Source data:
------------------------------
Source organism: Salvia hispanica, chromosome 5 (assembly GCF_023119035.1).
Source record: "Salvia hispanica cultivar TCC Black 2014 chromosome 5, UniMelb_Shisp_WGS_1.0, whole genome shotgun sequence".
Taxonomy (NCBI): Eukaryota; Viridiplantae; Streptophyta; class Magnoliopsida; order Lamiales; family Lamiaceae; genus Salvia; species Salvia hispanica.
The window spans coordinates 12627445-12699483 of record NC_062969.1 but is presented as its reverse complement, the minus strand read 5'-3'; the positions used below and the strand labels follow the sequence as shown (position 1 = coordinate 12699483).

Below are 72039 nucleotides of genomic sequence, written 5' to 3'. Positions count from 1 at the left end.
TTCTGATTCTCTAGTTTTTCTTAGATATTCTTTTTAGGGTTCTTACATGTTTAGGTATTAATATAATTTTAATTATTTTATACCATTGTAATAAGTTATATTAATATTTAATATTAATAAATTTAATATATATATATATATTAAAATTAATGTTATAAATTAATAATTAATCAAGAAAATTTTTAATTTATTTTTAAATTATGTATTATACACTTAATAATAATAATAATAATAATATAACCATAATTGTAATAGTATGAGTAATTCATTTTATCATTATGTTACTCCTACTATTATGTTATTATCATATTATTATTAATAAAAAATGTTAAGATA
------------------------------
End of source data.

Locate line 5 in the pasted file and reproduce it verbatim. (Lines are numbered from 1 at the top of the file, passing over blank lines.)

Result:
Below are 72039 nucleotides of genomic sequence, written 5' to 3'. Positions count from 1 at the left end.